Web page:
Lion collaring in meru


Our Pride of Meru team in Kenya explains how and why they collar lions

There is an estimated population of 60-80 lions in Meru National Park, roaming an area of 870 km2. To help safeguard their future and understand more about them, we regularly track and monitor individuals using GPS radio collars. 


What is a radio collar?

A radio collar is a belting fitted with a radio transmitter and battery. The transmitter emits a signal at a specific frequency that can be tracked up to 5kms away. The collar is designed to minimise impact on the animal’s behavior, yet maximise detectability. 

Why do we collar lions?

Lions can be quite elusive due to their tendency to inhabit large territories and hide in dense vegetation or rough terrain. Meru National Park has dense vegetation with small patches of open savannah, making it difficult to study and track lions. In order to monitor the lions on a regular basis, we rely on radio telemetry; we are able to study habitat selection in different seasons and prey preferences. Since movement is closely tracked, there is an element of protection, keeping them from straying into areas where they are in danger of conflict with humans, and retaliations. 

How do we fit a collar?

Collaring needs close supervision to ensure the safety of the lion throughout the procedure, all lions are therefore treated by a Kenya Wildlife Service (KWS) vet. The lion is darted with a sedative and monitored; body temperature, heart rates and respiratory rates are recorded. Once the lion is immobilised, the collar is fitted. We also record measurements and take a set of biological samples ie blood, urine, saliva, ticks, to determine the lion’s physiological status. On completion, the vet administers a reversal injection and we observe the lion until it is awake and on its feet again. We only drive off once we are satisfied the lion is secure enough to be on its own and able to defend itself again.

Collaring update

So far, we have deployed two collars, one on a male called Solio and the other on a female called Kagendo.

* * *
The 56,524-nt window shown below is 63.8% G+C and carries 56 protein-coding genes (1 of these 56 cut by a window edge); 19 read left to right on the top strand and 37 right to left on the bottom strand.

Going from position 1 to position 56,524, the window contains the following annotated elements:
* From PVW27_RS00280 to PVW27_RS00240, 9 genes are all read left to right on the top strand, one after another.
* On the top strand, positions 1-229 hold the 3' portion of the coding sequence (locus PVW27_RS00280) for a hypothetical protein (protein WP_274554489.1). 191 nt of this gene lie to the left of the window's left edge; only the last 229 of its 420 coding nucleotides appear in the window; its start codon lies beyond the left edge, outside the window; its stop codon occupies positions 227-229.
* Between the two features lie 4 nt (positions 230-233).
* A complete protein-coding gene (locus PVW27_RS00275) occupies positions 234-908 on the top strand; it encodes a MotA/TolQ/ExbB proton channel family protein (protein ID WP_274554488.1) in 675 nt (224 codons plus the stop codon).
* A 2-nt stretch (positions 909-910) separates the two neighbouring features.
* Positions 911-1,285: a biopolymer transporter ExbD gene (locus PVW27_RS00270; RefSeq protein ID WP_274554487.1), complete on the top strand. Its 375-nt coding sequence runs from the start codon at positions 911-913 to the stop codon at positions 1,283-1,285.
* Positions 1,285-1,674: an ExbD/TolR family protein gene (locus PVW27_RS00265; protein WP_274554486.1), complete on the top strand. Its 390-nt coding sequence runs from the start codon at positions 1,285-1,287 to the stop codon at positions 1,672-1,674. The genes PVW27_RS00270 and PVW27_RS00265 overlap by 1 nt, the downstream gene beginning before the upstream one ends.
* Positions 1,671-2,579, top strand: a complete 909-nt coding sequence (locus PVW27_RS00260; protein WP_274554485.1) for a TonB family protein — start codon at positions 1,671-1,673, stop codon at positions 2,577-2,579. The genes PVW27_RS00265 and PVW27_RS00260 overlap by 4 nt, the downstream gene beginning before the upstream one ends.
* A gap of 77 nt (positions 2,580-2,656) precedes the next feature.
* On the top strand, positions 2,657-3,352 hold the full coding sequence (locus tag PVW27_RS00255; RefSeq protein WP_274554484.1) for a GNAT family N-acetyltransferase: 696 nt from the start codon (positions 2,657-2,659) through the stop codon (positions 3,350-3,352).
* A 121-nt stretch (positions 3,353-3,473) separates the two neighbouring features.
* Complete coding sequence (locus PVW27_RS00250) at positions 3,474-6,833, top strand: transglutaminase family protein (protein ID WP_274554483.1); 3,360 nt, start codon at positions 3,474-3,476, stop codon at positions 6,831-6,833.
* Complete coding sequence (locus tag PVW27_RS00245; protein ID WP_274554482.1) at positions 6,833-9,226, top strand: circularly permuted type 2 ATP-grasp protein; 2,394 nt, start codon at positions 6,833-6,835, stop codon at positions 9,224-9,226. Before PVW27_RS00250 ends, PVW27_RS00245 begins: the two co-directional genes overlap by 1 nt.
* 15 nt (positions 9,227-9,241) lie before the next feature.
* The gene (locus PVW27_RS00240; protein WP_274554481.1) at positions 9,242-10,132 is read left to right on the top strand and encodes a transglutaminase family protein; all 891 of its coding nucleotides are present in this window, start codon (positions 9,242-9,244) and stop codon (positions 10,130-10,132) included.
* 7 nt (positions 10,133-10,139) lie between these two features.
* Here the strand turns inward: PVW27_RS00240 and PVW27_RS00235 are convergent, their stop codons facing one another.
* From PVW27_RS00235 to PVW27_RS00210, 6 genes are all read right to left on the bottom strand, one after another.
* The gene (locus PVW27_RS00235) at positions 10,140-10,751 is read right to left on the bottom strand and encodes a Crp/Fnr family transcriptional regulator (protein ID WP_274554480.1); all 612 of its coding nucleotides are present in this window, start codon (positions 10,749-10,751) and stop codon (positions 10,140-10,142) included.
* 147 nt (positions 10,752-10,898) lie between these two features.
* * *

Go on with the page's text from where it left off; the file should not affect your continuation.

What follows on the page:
Solio was collared in September 2019. It was a well co-ordinated activity; a team of two put the collar round Solio’s neck and assessed the perfect fit. Once the perfect length was determined, the collar belt was cut and fixed on Solio with the battery unit facing the ground. Other team members recorded teeth, paw and body measurements, while the vet did a thorough check of Solio’s health status, body temperature, heart and respiratory rates. 

With all the team members back in their respective cars, the antidote was administered. Within 10 minutes, Solio recovered sufficiently and walked off. We stayed with him for an hour to make sure he was in a stable condition and safe from other predators. 

Between September and December 2019, we received heavy rains in Meru National Park. The dry park turned green with thick undergrowth. With poor road accessibility, tracking and sighting lions became a mammoth task. Our plan was to deploy a collar on one of the four females of the elusive Virginia Pride. 

In December 2019, we collared Kagendo. She belongs to Virginia’s Pride and was found with the rest of the pride resting in a tree. She was darted by the vet and after a few minutes, we were able to place the collar around her neck and record biometrics. The vet administered the antidote and about 15 minutes later, she was on her feet again. 

Thanks to the dedication of our Pride of Meru team, and the KWS colleagues they work with, the future looks bright for the lions of Meru. 




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